HOFFMAN — Morrison Correctional Institution graduated 17 inmates from its first commerical driver’s license program Thursday morning in the center’s minimum school library.
The course began with 24 students, but the prison’s Assistant Superintendent for Programs Robert Trask said some of them dropped out because of academic or behavioral issues.
“They studied for three hours a day,” he said. “Most of them are in the academic school as well, so they spent half a day in academic and half a day at this.”
RCC truck driver training instructor Anthony Lynn said he is proud of the young men who stayed with the program from beginning to end, addressing them in a brief speech before awarding their certificates.
“We had some good times, we had some bad times,” he said. “But we made it through it, and it’s on the upswing from here. It’s up to you where you go from here. This was our pioneer program. One thing I’ve tried to instill in you is do what’s right, no matter what the cost or what the consequences.”
As program graduates stepped up to claim their certificates, a voice from among the seated students said, “Hey, don’t cry!”
“It’s OK to cry,” Lynn said, smiling.
Morrison school Superintendent Pete Buchholtz said the program — the first of its kind at the prison — has the potential to help the transitioning inmates make better lives for themselves.
“They can leave here and find a job they can make a good living wage on,” he said.
The students trained for a gamut of real-world truck driving hazards from clear, dry weather to icy nighttime roads in blinding snow — all with the help of a realistic simulator. Inmates Eddie Warren and Lameek Singleton demonstrated the technology after the graduation ceremony.
Warren’s father, a truck driver by trade, had given him time behind the wheel before. He said the program gave him respect for what his father does.
“We had a lot of reading, a lot of boring videos, but it’s a great start,” Warren said. “You take it and run with it. Everything you need to learn about a big truck you can learn here. I’m going to do everything I can to be a better person.”
Singleton found out about the program in January.
“I’d been asking the unit manager about it every week of every month,” he said. “I’ve got a lot of family in the trucking business. I had to drop a few of my other classes to take this, and it was a little difficult at first. But Mr. Lynn is a great teacher. The simulator helped, too.”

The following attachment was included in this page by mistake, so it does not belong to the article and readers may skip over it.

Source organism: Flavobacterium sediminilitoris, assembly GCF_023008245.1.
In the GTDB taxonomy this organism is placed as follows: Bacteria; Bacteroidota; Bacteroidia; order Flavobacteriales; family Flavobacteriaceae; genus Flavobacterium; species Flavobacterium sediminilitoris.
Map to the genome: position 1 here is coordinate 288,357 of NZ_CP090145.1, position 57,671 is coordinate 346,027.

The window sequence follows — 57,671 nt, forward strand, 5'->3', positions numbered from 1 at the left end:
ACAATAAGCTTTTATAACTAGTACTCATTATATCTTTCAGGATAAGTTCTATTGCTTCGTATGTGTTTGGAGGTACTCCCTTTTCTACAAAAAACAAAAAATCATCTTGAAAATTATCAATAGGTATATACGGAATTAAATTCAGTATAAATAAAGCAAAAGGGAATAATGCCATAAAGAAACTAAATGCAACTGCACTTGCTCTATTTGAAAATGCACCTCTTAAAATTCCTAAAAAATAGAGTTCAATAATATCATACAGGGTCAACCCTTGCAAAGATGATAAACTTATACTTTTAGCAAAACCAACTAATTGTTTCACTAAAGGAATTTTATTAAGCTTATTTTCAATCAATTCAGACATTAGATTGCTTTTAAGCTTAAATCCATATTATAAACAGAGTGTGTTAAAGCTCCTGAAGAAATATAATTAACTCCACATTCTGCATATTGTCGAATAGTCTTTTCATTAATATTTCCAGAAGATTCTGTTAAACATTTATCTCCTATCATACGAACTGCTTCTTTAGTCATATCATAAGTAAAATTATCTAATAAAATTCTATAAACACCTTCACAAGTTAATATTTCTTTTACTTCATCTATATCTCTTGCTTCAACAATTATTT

“It’s very realistic,” Lynn said. “We have had people to try it and get sick. We always like to warn especially older people before they try it out.”
Lynn said the sickness is mostly due to the intense, up-close graphics used in the simulations and the sense of motion people experience while immersed in the virtual environment.
The simulator — complete with truck seating, clutch and pedals — looks and feels similar to what a driver experiences. If the driver runs over a curb or strikes another vehicle in the sim, the seat moves realistically in response. If not for the seatbelt, some drivers might topple out.
Nornia Bullock, Title I Director for North Carolina Department of Public Safety, said she is thankful for the federal funding that pays the cost of the program and others like it across the state.
“We had an academic program for GED,” she said. “The students we serve are considered the most challenged academically, so we had to find a way to give them a vocation. I went to a conference in Washington where I heard a speaker who showcased how we could use federal funds in collaboration with state funding to offer the CDL program. I just can’t believe how enthusiastic the students are to get their commercial driver’s license training.”
Bullock said the state has even put together a list of trucking companies that hire ex-felons, which helps the students obtain jobs.
Morrison school Principal Andy Reeder said the program will benefit not only the young men re-entering society, but also the entire state and nation.
“It’s great to see the guys having a chance at a living wage, to see them able to sustain themselves and never return to the prison,” he said. “They will be contributing to the tax base again. They will be spending in the economy. All of this combined with a reduction in recidivism is a much better use of tax-payers’ money.
Bullock said everything good ultimately comes from God.
“God is the one that did this,” she said. “He is the wheel in the middle of the wheel. It really took a whole village to make this happen, but God is the center.”
Reach reporter Melonie McLaurin at 910-817-2673 and follow her on Twitter @meloniemclaurin.